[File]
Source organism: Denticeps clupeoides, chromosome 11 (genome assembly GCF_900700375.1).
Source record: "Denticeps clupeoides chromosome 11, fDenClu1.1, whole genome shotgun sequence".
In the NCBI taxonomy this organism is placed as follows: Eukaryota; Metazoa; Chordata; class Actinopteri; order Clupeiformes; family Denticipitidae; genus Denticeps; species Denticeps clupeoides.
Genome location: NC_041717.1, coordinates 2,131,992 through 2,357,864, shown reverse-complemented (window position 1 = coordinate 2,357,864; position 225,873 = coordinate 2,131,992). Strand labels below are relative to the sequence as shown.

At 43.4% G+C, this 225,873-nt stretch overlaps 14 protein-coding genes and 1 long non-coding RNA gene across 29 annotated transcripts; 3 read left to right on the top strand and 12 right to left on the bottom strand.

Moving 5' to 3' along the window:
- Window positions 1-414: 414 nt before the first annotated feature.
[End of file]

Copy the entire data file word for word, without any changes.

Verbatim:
Source organism: Denticeps clupeoides, chromosome 11 (genome assembly GCF_900700375.1).
Source record: "Denticeps clupeoides chromosome 11, fDenClu1.1, whole genome shotgun sequence".
In the NCBI taxonomy this organism is placed as follows: Eukaryota; Metazoa; Chordata; class Actinopteri; order Clupeiformes; family Denticipitidae; genus Denticeps; species Denticeps clupeoides.
Genome location: NC_041717.1, coordinates 2,131,992 through 2,357,864, shown reverse-complemented (window position 1 = coordinate 2,357,864; position 225,873 = coordinate 2,131,992). Strand labels below are relative to the sequence as shown.

At 43.4% G+C, this 225,873-nt stretch overlaps 14 protein-coding genes and 1 long non-coding RNA gene across 29 annotated transcripts; 3 read left to right on the top strand and 12 right to left on the bottom strand.

Moving 5' to 3' along the window:
- Window positions 1-414: 414 nt before the first annotated feature.